Time For Govt To Drop The Innocent Act
The Prime Minister's 'taken by surprise' response to state sector bonus payments either indicates Government incompetence, or that we're not hearing the full story, Opposition Leader Jenny Shipley said today. "The Government's protestations of ignorance show they are either lying, or haven't done their job properly."
"A Cabinet Committee has historically met annually to set the rules for bonuses and wage rounds in the state sector. This provides a mechanism for the Government to send signals to Chief Executives about their wage round expectations and to give a clear indication on issues such as bonus cut-off limits. The committee also sets prohibitions on practises which are not acceptable - such as paying bonuses to staff for simply enacting Government policy.
"Helen Clark must be up-front and reveal whether this Cabinet Committee did meet in 2000 under her Government. And did it provide clear directions to Chief Executives? It is her responsibility as Prime Minister to see that such guidance is given. To act surprised now is not credible.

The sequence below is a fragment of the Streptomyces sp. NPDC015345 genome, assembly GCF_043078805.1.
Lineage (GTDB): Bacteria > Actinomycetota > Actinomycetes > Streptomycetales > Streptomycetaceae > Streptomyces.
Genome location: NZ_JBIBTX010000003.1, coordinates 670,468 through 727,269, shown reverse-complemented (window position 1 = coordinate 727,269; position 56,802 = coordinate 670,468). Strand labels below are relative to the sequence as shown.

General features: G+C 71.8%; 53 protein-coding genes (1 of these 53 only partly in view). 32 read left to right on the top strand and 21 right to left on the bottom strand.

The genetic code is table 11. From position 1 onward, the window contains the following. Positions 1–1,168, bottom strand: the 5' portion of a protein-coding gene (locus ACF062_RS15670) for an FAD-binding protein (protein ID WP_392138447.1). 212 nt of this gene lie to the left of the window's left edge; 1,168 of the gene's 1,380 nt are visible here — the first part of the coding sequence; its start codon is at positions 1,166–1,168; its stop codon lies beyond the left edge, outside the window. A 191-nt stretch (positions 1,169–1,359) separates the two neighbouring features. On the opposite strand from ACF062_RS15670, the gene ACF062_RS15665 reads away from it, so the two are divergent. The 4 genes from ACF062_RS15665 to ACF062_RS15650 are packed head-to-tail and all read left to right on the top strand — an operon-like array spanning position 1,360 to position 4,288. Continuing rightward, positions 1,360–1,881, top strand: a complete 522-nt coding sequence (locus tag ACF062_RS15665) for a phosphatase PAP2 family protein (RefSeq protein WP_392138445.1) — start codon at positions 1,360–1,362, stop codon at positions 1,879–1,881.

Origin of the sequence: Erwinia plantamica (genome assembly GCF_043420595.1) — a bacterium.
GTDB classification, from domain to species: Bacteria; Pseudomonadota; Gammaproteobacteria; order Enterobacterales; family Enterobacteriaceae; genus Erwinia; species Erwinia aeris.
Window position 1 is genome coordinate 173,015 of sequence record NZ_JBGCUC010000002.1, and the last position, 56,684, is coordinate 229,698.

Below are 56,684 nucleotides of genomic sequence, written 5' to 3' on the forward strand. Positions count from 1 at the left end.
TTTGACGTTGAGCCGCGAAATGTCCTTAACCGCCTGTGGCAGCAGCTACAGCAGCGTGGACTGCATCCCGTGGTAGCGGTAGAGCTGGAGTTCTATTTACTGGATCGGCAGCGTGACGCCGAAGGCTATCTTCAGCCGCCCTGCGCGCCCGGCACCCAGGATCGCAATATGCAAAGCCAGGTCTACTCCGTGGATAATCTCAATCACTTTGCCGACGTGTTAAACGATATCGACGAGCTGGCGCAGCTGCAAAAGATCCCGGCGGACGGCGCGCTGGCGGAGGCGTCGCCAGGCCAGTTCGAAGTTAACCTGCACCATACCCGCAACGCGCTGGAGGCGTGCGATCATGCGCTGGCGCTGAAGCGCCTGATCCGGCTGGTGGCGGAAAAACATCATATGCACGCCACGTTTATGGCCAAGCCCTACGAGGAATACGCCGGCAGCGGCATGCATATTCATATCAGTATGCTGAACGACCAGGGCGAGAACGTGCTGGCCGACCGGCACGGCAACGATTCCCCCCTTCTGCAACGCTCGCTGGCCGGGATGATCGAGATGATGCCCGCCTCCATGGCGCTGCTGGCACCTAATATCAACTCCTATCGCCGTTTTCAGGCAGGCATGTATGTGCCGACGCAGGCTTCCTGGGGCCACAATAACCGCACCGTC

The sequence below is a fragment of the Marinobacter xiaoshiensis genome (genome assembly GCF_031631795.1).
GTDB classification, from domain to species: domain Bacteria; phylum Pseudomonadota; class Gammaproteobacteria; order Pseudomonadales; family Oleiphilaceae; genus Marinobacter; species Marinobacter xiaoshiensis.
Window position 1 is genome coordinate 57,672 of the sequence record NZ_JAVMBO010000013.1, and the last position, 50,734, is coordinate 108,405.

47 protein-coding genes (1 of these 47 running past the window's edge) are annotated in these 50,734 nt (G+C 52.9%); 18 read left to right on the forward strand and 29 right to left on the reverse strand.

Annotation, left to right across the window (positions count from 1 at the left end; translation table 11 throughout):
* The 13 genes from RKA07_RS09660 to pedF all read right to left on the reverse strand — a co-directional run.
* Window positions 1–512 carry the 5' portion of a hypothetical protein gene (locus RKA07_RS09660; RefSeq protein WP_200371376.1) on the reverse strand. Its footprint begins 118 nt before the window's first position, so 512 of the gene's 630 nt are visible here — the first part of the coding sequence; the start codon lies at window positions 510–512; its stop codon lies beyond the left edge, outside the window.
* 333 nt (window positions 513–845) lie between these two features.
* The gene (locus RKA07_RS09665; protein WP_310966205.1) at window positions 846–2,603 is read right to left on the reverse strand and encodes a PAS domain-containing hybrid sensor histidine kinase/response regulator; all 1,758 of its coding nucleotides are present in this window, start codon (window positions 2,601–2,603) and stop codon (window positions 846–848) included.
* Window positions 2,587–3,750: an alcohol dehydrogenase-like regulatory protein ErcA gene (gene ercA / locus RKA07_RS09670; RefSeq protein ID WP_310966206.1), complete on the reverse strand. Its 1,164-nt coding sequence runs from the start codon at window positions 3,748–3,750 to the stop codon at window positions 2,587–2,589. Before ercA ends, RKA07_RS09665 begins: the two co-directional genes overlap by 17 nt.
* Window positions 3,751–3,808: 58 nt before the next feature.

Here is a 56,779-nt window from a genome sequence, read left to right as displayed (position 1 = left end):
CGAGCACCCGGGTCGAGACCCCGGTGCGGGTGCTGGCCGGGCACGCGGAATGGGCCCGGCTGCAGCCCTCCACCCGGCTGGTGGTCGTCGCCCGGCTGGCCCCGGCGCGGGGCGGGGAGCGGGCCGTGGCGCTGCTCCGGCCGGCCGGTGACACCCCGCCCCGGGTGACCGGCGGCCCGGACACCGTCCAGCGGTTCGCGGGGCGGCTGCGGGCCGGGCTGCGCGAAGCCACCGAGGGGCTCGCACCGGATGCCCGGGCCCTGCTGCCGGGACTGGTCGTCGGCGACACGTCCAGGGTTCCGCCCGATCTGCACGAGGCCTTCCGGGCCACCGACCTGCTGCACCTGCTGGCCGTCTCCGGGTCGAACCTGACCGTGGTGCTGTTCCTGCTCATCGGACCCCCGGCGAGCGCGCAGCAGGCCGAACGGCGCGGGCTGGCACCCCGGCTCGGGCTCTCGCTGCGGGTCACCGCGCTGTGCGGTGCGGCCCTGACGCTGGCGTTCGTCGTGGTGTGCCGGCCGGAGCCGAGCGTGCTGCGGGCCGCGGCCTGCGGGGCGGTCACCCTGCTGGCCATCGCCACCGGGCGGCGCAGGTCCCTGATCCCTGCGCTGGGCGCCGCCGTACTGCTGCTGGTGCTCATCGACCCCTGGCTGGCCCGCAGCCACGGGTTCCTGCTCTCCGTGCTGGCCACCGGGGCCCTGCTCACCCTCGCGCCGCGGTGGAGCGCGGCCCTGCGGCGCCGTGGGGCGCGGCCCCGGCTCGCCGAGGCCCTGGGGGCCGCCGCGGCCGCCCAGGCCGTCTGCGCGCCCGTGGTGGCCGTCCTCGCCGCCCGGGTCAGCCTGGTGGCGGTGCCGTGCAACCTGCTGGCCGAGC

"If it did meet then Chief Executives should have been given clear instructions on what was, and was not, acceptable for bonus payments. If that had happened then the NZQA bonus fiasco would never have occurred.
"But if the Cabinet Committee did not meet then Helen Clark needs to acknowledge that the Government has failed to do its job properly.
"If the Government has been taken by surprise then it is because they failed to do their job properly in monitoring the use of money by state agencies. The Prime Minister should expect her Ministers to be kept informed by their CEOs.
"Trevor Mallard and Steve Maharey must come clean in relation to NZQA, and Mark Gosche in relation to Housing New Zealand, as to whether they were told bonuses were being considered and if so what action they took.
"Helen Clark's tough talk as Prime Minister about preventing excess and unnecessary spending in the public sector has proven to be insincere gibberish. She has had more than a year to fix these issues and has failed to do so," Jenny Shipley said.